An audience with Putin
20 September 2005
Dr Mark Bassin (UCL Geography) and Dr Alena Ledeneva (UCL School of Slavonic and East European Studies) were among the invited members of the Valdai Discussion Club in September 2005.
Organised by Russian press agency Novosti and the Council for Foreign and Defence Policy, the club is made up of a select group of western academics, journalists, political analysts and policy makers with an express interest in Russian current affairs. The club facilitates dialogue between members and leading figures in Russia's political and economic arenas in order to foster greater understanding of how Russia is viewed by external audiences, and for Russia to improve its image in the West.
Dr Bassin said: "It gives Russia watchers a better understanding of their administrative and political organisation, while providing an opportunity for them to hear and respond to Western concerns." UCL was honoured in having a particularly strong representation, with Harvard being the only other university to have two academics present.
Panel discussions were held during a boat trip along the Moscow Canal from the capital to the historic city of Tver, before returning for meetings around Moscow, including the grandiose surroundings of the Kremlin. Dr Bassin commented: "The meetings generated a great deal of interest from the Russian public, with broad and comprehensive reporting in the press and on TV, so in a way it was also a PR exercise in regard to Russian public opinion."
A number of key issues were addressed, with Putin emphatically confirming that he has no intention of changing the constitution and running for a third term in 2008. Dr Ledeneva said: "Oil was a very prominent theme and the issues were carefully addressed. There are lots of economic theories involved and it is a very complicated issue. Russia has negotiated an agreement with Germany over the Baltic pipeline, which takes the Ukraine and Poland out of the equation. Putin reassured the club that this agreement was not meant as a threat to them."
Foreign policy was also a hot topic of discussion, particularly in light of Russia's recent military training session with China as well as the US's presence in the Commonwealth of Independent States. "Putin was very impressive in the group discussions," explained Dr Bassin. "He really wanted to convince us of his position, explaining that he was both an ally of East and West, with 'partners' everywhere. However, the Orange Revolution in the Ukraine and Rose Revolution in Georgia seem to be a concern in Russia, with many Russians believing they came about due to United States influence."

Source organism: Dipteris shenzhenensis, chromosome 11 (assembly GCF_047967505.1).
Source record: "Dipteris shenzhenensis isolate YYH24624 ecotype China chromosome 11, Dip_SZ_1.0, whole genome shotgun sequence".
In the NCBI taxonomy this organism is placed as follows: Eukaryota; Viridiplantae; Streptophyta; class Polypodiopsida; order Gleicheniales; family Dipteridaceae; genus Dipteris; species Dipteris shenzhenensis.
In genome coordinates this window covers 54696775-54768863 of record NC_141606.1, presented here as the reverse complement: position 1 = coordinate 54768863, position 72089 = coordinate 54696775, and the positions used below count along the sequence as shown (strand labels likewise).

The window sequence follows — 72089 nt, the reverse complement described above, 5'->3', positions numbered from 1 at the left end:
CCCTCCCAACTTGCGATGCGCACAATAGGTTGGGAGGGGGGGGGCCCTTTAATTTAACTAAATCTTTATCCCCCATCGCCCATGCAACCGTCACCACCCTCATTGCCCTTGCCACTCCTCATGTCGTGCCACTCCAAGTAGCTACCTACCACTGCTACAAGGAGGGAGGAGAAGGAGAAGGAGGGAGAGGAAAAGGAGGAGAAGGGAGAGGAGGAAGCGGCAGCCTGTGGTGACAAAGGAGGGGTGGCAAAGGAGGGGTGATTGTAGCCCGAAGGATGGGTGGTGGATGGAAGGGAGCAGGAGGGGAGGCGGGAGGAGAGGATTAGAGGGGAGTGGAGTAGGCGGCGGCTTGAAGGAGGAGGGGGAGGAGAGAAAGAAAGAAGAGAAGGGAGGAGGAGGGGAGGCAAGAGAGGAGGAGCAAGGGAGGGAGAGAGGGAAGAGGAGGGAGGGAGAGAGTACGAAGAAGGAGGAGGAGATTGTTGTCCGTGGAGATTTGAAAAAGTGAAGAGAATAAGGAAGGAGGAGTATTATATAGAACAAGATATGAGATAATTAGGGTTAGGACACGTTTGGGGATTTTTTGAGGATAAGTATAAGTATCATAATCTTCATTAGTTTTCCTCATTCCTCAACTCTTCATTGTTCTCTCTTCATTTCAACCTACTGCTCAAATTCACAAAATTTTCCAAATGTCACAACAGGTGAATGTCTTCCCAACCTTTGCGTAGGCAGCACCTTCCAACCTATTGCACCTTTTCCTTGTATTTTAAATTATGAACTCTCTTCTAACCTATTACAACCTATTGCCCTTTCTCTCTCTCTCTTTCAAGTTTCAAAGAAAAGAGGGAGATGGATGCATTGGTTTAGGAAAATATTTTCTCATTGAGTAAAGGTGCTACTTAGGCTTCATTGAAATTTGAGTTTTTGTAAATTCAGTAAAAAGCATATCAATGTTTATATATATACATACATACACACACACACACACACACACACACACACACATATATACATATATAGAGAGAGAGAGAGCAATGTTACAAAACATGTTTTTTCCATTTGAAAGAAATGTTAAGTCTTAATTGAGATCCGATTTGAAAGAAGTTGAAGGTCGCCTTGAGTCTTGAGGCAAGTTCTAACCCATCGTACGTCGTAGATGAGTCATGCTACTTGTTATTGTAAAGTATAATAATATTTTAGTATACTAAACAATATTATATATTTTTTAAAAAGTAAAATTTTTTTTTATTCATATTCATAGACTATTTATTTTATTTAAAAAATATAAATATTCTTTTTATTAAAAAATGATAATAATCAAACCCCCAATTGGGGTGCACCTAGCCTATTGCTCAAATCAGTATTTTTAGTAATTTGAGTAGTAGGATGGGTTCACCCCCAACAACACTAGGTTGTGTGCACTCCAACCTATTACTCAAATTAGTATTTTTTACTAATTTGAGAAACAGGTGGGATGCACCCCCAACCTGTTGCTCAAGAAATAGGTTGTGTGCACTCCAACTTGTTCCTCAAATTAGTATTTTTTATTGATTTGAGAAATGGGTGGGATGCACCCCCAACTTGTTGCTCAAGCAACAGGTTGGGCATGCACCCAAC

"The differences in opinion between the European and US guests soon became apparent and it was very interesting to hear these perspectives," said Dr Ledeneva.
A spectrum of Russian viewpoints were represented at the meeting, the extent of which surprised Dr Bassin: "Political figures with opinions we would consider extreme were present, and who would probably not be offered such a forum in this country, but they seemed to be happy to offer them a podium. It was certainly interesting from my point of view to gain deeper understanding of the texture of Russian political discourse. The polar viewpoints certainly livened up proceedings, with a number of discussions becoming very heated and passionate arguments."
Dr Ledeneva is an expert on Russian politics. She has conducted research into corruption, informal economy, industrial barter, and shadow business in Russia. Dr Bassin is interested in cultural and political geography, with focus on the symbolic role of space and nature in the construction of nationhood and national identities, particularly in Russia, Germany, and the United States. This was the second time he has been invited to the club. Last year, the Beslan hostage crisis dramatically unfolded during the meeting. Amazingly, Putin openly discussed the situation with guests at his Moscow residence.
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Image 1: Dr Ledeneva and Dr Bassin in Moscow